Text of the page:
• 4- Anal Irritation

Discomfort in the perianal region is common for ultra-distance events. Simply applying Vaseline as a barrier cream can save you a lot of trouble.

 


  • 5- Sunburns

The best way to prevent sunburns is to reduce exposure. Breathable fabrics that cover exposed surfaces are a runner's best friend. This includes both sleeves and hats. Sunscreen should be applied repeatedly.

 


  • 6- Allergic Reactions 

The most common allergen encountered on trails is definitely poison ivy. However, there are many other plants and insects that can threaten runners. Wasp stings should be taken seriously.

 

Runners who know they are affected by anaphylactic-type allergies must carry several Epipens with them. During a severe allergic reaction in a remote environment, the effects of an Epipen do not last very long and injections may need to be repeated before the situation can be managed by a rescue team. This situation should be discussed with your doctor before embarking on a remote adventure.

 

For minor allergic conditions, taking anti-histamine medications (Aerius, Reactin, Benadryl, Atarax) can help reduce symptoms. Of course, non-drowsy formulations are preferred.

 


  • 7- Dry Eyes 

Many runners are bothered by dry eyes. People who have undergone laser surgery are especially at risk, more so during the months following the procedure. Extended events at high altitude, in dry or windy regions are the most dreaded. In extreme situations, dry eyes can cause an inflammatory reaction and significantly impair vision.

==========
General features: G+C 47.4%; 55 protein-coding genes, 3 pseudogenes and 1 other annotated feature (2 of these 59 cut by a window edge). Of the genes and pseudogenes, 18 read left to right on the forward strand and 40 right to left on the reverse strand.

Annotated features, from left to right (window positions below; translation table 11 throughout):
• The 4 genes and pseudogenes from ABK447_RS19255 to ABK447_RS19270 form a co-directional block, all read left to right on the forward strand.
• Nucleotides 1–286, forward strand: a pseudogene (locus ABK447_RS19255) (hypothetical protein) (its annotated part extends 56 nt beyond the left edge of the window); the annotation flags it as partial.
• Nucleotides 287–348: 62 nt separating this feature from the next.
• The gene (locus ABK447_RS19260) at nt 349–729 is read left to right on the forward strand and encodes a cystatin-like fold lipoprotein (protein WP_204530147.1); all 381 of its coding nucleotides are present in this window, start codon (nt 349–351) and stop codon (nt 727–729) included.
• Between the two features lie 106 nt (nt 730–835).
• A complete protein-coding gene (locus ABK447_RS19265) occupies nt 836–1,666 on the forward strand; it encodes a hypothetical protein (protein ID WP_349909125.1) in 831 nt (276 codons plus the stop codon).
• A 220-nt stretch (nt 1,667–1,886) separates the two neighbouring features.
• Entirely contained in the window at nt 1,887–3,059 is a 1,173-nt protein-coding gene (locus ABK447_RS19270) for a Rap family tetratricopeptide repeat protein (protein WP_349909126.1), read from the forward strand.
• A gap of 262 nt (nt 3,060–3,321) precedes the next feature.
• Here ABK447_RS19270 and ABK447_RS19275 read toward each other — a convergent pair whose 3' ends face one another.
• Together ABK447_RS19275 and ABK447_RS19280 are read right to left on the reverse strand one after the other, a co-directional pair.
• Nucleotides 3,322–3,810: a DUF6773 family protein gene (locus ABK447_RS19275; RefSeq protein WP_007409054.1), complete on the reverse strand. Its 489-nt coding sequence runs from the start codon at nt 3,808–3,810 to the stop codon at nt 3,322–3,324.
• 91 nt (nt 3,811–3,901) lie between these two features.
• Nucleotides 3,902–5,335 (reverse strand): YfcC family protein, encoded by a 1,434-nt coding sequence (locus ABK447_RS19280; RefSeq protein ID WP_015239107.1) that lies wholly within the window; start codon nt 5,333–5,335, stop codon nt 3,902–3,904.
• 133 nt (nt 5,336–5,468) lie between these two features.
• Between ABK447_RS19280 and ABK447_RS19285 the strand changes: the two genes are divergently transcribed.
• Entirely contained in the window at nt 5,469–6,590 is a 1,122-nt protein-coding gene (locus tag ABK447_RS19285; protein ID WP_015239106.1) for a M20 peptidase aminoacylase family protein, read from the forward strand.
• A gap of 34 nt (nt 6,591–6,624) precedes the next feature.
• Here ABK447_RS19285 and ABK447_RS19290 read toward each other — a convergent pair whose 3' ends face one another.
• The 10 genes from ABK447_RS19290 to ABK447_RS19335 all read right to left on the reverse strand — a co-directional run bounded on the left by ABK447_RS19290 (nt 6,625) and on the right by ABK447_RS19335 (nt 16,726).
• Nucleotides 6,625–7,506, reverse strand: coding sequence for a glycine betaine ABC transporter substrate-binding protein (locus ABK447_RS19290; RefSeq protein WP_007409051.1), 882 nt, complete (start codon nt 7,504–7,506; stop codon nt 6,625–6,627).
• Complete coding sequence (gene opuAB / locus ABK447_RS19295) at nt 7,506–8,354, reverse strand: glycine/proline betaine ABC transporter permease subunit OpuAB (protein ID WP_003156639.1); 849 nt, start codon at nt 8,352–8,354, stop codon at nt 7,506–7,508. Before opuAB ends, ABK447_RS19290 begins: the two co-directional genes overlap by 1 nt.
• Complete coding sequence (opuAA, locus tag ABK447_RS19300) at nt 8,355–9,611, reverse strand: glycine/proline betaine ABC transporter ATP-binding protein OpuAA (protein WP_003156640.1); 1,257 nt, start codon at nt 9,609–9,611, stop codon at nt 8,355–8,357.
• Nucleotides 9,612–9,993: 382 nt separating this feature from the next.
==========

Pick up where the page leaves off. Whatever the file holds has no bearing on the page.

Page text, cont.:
Wearing glasses during the day and at night is therefore a must to prevent this problem. Photochromic glasses are a good choice for long events. The use of lubricating eye drops (Systane Ultra, Lacrilube) is therefore highly recommended and should be considered in at-risk individuals, ideally before the onset of symptoms.

 


  • 8- Vasamotor Rhinitis 

Vasomotor rhinitis is profuse, clear nasal discharge that occurs in response to various non-allergic factors such as air pollution, dry air and temperature changes (especially cold weather). In addition to the unpleasant runny nose, you may also experience post-nasal drip in the back of your throat that can cause nausea and coughing. Prescription nasal spray solutions of Ipratropium (Atrovent nasal spray) are effective at reducing this problem.

 


  • 9- Medication and Pharmacodynamics/Pharmacokinetics

Many athletes resort to medication on a regular basis to treat a variety of conditions. It is very wise to discuss the absorption and elimination mechanisms of these medications with your family physician to ensure that they remain safe to use during prolonged exertion. Medications that are eliminated through the kidneys can become dangerous when dehydrated, and it may be necessary to substitute these medications.

 


 

Simon Benoit, MD, BSC, DC

Speaker 2.0 course